Similarly to the ill-at-ease feeling I get when reading in-flight magazines at 28,000 feet, I finally understand what makes me kind of queasy when I think of next week's parent-teacher conference at my kid’s school.
This has little to do with his teacher, who seems smart, caring, funny, friendly, and professional, and everything to do with how some institutions — airlines, schools, whatever — may not be on the same page with we who are paranoid.
The paranoia is merely a survival instinct — a reaction against a highly impressive effort to put people at ease in instances of high stress and high consequence. And whether it's air travel or the education of our offspring, some of us are not at peace when we surrender control to complete strangers.
In the case of in-flight magazines, the airlines seem to go to absurd and tortuous lengths to avoid printing content that would have even the faintest effect of freaking passengers out.
Which is why you find yourself reading a soft feature on Frankie Valli and the inspiring support given to him by his parents, and how to “Wok on the Wild Side” in Hong Kong, and about a stylish new line of gravy boats modeled after clay urns discovered in the caves of the Anastasia. Yes, everyone needs a decent gravy boat, but these stories are so completely off topic to the task at hand — soaring in a projectile above the dark, icy North Atlantic — as to be so deeply upsetting.
Instead of a glossy magazine, I’d prefer that airlines break things down to the indisputable facts. Use charts and graphs if it’d be helpful. Give me specifics about “fatal events,” operational errors and worst-case scenarios. And don't make us beg for hijacking statistics, either.
And also, every now and then, the captain should come over the loud speaker and say something like, "We are now flying over New Brunswick, and the chances of us dropping from the clear blue sky and crashing in a mangled heap somewhere between now and our destination in Amsterdam are about as slim as being eaten by a pack of wild donkeys."
I'm reasonable. That, in itself, might put me at ease enough to don the eye patches and not make a peep. But when you give me Frankie Valli or gravy boats, what that says to me is that you're probably trying to hide something.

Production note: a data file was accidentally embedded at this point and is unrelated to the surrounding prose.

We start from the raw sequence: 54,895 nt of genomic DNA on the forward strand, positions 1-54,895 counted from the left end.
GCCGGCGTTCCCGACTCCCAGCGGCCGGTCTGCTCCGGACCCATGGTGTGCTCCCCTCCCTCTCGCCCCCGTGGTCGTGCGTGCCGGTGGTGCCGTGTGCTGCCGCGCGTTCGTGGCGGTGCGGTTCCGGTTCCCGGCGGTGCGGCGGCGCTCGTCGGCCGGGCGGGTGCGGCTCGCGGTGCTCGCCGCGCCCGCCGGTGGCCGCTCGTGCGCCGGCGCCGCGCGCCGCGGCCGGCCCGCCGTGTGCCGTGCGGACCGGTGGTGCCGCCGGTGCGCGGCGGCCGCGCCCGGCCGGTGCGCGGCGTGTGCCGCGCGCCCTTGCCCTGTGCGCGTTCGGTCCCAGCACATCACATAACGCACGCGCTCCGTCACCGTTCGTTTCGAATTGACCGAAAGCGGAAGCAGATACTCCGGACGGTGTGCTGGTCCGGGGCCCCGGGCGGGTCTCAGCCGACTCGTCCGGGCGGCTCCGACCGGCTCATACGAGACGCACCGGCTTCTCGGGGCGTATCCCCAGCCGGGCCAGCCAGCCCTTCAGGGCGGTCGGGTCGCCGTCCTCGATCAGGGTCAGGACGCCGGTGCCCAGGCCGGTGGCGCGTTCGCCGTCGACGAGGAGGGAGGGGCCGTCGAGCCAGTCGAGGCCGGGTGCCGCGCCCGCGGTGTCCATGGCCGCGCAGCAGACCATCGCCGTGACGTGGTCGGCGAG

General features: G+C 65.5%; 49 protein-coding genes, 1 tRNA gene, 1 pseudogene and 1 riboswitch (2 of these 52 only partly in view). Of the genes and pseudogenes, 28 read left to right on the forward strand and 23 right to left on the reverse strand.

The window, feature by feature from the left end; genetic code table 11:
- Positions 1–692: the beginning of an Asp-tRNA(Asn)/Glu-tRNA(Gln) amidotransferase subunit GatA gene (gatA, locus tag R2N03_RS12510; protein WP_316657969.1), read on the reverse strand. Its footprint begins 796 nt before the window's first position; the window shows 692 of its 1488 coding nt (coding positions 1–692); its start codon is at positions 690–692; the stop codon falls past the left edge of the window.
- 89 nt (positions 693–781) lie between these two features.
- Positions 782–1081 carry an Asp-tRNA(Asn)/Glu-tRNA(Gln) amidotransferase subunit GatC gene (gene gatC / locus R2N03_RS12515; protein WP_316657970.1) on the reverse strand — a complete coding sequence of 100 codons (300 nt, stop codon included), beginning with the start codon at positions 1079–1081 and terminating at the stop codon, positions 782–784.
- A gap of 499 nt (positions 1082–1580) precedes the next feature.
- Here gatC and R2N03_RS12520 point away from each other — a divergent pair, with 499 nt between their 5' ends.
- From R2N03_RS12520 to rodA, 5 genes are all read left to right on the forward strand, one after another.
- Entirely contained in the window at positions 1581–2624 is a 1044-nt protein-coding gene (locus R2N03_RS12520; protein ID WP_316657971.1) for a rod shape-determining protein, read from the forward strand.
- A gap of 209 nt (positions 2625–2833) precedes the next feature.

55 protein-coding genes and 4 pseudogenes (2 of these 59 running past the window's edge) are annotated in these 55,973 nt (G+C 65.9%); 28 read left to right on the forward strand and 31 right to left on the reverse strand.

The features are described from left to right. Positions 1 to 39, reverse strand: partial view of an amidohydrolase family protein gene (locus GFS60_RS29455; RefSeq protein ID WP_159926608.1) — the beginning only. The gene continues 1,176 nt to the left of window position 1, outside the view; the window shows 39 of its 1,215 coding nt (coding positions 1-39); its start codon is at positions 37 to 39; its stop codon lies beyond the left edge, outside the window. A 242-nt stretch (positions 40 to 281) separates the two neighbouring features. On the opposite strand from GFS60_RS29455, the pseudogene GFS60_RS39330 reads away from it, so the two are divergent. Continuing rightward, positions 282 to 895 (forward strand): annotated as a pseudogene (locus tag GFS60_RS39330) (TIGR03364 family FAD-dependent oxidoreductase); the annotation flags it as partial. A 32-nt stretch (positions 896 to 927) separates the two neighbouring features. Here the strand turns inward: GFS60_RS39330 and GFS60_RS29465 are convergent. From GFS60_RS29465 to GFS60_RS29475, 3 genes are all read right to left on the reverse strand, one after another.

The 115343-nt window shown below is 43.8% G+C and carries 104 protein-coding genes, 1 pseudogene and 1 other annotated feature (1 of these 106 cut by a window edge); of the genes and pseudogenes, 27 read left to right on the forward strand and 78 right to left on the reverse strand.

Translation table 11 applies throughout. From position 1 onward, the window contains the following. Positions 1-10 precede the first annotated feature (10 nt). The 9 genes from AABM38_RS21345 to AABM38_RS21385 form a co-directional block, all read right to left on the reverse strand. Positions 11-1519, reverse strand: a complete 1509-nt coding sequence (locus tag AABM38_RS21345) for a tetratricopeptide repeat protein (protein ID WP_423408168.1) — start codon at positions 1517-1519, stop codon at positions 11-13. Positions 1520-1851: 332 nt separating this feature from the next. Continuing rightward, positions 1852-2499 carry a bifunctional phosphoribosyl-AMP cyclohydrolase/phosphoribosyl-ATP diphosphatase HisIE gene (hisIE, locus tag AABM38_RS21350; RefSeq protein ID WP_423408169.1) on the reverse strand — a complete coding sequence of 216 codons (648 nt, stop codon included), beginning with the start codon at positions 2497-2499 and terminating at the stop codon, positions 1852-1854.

I've only been to one parent-teacher conference — last year, when my boy was in kindergarten. All I remember is his teacher opened his folder and employed adjectives that, like Frankie Valli himself, hit way too many gratuitous high notes, which put me on “gratuitous high-note alert.”
She told me my boy was “very articulate,” which I’ve come to understand means he's kind of a loud mouth.
She told me he was “very enthusiastic,” which apparently means he's nailing kids in the head with the kick ball.
She told me he’s “trying very hard," which means his 3s and 2s are backward and he keeps hanging his coat on the doorknob.
What I'm hoping for this year is that his new teacher sits me down and says something like this:
“So what’s with all the farting?”
That would impress me.
Or this: “OK, this is the deal. Your boy has got a 3.4 percent chance of serving time in the state or federal pen. Dr. Spock, Dr. Phil, and Dr. Seuss all would probably agree that these are the steps we need to take to avoid this …”
That would also impress me.
When it comes to important matters – such as not dying in an aviation disaster and raising my child to become a good citizen and scholar who will make a contribution to the collective – pandering only signals trouble.
Of course, I say all this with debilitating jealousy. I'm jealous I cannot, like certain saints, skip air travel all together and bilocate. And I'm jealous my boy's teacher gets to spend more time with him than I do. (I used to be the only one in the world who taught him chicken jokes; now I’ve got competition.)
Maybe I just need to talk to someone about these things. Do first grade teachers offer psychological counseling during parent-teacher conferences?
I hope so. I'll have to ask his teacher Wednesday night. But first, like all parents on parent-teacher night, I'll have to dutifully fold my body into one of those tiny chairs, which requires jackknifing my knees to my chest.
In the world of aviation, they have a name for this position. It's called the crash position.